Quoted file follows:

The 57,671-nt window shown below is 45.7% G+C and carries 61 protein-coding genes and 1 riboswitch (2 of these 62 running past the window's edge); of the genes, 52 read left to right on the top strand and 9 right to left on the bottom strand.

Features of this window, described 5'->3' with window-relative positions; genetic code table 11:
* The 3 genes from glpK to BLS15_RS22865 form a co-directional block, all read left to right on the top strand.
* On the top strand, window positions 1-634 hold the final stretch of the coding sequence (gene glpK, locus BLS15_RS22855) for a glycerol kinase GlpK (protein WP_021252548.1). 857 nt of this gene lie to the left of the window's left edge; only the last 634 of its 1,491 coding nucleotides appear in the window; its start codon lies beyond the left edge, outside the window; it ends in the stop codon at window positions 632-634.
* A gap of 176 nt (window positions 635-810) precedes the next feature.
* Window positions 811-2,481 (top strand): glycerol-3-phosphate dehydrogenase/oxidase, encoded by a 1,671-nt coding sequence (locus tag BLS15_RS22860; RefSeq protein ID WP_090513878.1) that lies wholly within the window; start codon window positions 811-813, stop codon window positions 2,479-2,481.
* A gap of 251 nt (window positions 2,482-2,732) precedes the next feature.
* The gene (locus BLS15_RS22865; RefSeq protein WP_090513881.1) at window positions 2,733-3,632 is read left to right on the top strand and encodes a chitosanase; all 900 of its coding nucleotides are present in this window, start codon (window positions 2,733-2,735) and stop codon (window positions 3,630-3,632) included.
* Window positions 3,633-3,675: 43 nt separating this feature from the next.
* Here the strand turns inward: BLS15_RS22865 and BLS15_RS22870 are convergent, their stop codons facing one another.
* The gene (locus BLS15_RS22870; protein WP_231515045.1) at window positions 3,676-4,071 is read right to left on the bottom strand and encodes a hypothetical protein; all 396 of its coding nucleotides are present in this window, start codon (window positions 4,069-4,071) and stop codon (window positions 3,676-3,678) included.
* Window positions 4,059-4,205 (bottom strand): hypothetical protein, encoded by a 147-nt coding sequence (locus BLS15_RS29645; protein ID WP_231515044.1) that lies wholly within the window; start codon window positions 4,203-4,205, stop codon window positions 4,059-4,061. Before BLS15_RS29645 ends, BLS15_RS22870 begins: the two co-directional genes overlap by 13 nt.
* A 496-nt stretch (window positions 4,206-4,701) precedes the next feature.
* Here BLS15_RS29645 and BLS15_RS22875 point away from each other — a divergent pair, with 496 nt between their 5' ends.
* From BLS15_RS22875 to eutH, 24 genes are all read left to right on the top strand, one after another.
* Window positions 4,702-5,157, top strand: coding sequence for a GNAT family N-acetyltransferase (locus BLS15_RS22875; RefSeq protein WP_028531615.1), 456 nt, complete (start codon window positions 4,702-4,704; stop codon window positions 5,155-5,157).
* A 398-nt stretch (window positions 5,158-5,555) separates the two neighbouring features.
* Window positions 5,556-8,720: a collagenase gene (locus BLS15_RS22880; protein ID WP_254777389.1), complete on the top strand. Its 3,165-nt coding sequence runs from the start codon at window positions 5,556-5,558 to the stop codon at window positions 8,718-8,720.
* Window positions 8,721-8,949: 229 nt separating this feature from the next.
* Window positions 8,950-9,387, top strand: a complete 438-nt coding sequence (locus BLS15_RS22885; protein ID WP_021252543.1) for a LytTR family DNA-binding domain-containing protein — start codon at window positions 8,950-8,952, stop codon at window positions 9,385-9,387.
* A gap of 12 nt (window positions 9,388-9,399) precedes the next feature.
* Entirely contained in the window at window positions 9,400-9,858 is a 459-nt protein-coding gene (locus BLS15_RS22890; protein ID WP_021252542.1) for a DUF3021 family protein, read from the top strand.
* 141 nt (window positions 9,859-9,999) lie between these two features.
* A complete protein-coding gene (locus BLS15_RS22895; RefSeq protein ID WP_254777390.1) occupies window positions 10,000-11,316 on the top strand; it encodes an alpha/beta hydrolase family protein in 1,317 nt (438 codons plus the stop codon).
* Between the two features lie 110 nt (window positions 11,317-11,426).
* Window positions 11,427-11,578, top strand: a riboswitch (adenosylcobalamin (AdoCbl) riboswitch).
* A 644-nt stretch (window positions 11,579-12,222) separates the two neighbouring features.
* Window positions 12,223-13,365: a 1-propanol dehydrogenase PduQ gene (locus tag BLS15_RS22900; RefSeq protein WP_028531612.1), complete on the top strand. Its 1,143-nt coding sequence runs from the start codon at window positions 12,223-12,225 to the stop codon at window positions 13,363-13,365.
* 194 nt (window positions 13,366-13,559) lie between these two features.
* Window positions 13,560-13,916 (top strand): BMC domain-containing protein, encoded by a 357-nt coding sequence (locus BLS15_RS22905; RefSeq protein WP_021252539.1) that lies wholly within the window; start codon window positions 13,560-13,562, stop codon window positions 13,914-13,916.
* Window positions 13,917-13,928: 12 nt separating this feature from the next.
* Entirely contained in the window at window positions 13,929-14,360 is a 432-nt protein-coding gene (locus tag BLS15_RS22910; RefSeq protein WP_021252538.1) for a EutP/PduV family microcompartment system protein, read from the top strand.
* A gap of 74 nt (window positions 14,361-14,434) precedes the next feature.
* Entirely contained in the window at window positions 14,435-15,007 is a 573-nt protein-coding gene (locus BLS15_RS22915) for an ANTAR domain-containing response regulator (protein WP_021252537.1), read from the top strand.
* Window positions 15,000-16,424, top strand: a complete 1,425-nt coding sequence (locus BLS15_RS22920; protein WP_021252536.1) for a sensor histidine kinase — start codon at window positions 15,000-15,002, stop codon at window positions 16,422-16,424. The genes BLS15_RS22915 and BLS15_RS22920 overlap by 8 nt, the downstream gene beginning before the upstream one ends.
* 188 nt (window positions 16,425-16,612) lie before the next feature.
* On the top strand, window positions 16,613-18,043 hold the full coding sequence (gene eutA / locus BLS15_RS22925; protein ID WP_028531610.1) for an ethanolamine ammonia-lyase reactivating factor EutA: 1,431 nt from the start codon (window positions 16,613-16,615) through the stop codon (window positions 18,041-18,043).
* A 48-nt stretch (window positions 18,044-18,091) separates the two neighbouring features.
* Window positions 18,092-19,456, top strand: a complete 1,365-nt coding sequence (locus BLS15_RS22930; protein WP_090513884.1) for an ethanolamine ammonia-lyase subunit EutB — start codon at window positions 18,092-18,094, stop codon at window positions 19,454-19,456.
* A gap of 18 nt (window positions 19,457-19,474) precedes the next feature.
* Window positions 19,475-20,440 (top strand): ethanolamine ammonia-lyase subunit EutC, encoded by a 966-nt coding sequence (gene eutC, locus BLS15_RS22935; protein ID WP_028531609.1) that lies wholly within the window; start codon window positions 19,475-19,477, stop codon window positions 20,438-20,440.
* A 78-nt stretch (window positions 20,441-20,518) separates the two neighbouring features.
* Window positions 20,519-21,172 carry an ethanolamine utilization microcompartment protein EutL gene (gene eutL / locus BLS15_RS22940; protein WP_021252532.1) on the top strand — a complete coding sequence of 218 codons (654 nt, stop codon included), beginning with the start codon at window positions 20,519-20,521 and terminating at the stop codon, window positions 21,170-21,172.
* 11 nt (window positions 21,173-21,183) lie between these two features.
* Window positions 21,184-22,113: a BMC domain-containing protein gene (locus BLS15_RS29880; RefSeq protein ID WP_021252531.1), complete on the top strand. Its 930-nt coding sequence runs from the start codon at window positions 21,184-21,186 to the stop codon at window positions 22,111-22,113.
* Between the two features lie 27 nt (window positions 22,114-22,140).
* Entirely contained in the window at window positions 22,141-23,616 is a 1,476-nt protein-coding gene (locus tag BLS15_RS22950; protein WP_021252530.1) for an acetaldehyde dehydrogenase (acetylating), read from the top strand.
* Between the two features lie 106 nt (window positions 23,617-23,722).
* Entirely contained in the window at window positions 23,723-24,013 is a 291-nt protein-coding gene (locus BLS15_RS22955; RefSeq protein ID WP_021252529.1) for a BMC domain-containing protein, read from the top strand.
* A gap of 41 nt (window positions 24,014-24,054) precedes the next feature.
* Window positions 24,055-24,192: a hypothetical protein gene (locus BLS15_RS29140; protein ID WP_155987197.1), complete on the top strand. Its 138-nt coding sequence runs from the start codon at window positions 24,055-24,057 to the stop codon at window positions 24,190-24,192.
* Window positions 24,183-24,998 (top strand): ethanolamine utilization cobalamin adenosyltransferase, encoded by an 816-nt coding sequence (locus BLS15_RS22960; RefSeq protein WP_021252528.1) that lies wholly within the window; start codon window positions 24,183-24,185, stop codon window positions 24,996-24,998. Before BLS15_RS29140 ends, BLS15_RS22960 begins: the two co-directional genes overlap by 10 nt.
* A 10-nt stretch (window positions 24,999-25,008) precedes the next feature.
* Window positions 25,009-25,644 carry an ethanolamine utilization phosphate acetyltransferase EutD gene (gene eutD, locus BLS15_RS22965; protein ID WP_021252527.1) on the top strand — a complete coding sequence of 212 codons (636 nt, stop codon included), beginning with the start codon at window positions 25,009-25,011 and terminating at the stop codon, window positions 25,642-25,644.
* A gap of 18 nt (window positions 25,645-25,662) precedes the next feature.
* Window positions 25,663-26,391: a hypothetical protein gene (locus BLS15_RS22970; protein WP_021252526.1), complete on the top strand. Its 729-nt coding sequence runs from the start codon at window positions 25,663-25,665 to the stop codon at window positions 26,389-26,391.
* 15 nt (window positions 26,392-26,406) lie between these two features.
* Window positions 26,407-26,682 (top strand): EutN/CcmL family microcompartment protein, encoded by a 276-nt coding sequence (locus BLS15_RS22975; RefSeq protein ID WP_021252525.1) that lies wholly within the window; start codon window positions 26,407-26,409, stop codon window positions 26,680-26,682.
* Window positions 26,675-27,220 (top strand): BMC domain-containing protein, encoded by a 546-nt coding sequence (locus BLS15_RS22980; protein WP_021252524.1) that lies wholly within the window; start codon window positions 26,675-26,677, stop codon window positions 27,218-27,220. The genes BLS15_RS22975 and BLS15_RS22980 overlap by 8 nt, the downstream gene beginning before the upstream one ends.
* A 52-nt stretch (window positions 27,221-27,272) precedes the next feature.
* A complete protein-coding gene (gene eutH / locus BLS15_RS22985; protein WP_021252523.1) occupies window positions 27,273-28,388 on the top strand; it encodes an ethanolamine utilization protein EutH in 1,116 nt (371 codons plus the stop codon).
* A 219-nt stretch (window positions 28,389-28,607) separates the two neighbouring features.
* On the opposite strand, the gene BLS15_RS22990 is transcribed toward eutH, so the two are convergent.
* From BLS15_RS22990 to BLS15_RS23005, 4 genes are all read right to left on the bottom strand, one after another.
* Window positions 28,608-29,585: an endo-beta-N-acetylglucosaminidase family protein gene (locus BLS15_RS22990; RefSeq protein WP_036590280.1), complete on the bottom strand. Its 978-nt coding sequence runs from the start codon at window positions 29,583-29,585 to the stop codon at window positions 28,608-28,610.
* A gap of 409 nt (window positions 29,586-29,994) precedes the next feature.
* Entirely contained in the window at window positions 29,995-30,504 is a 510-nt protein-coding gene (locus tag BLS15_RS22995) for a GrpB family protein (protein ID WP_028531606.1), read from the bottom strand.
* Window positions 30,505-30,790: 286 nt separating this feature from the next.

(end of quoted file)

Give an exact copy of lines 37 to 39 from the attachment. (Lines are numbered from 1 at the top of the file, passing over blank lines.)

* On the top strand, window positions 16,613-18,043 hold the full coding sequence (gene eutA / locus BLS15_RS22925; protein ID WP_028531610.1) for an ethanolamine ammonia-lyase reactivating factor EutA: 1,431 nt from the start codon (window positions 16,613-16,615) through the stop codon (window positions 18,041-18,043).
* A 48-nt stretch (window positions 18,044-18,091) separates the two neighbouring features.
* Window positions 18,092-19,456, top strand: a complete 1,365-nt coding sequence (locus BLS15_RS22930; protein WP_090513884.1) for an ethanolamine ammonia-lyase subunit EutB — start codon at window positions 18,092-18,094, stop codon at window positions 19,454-19,456.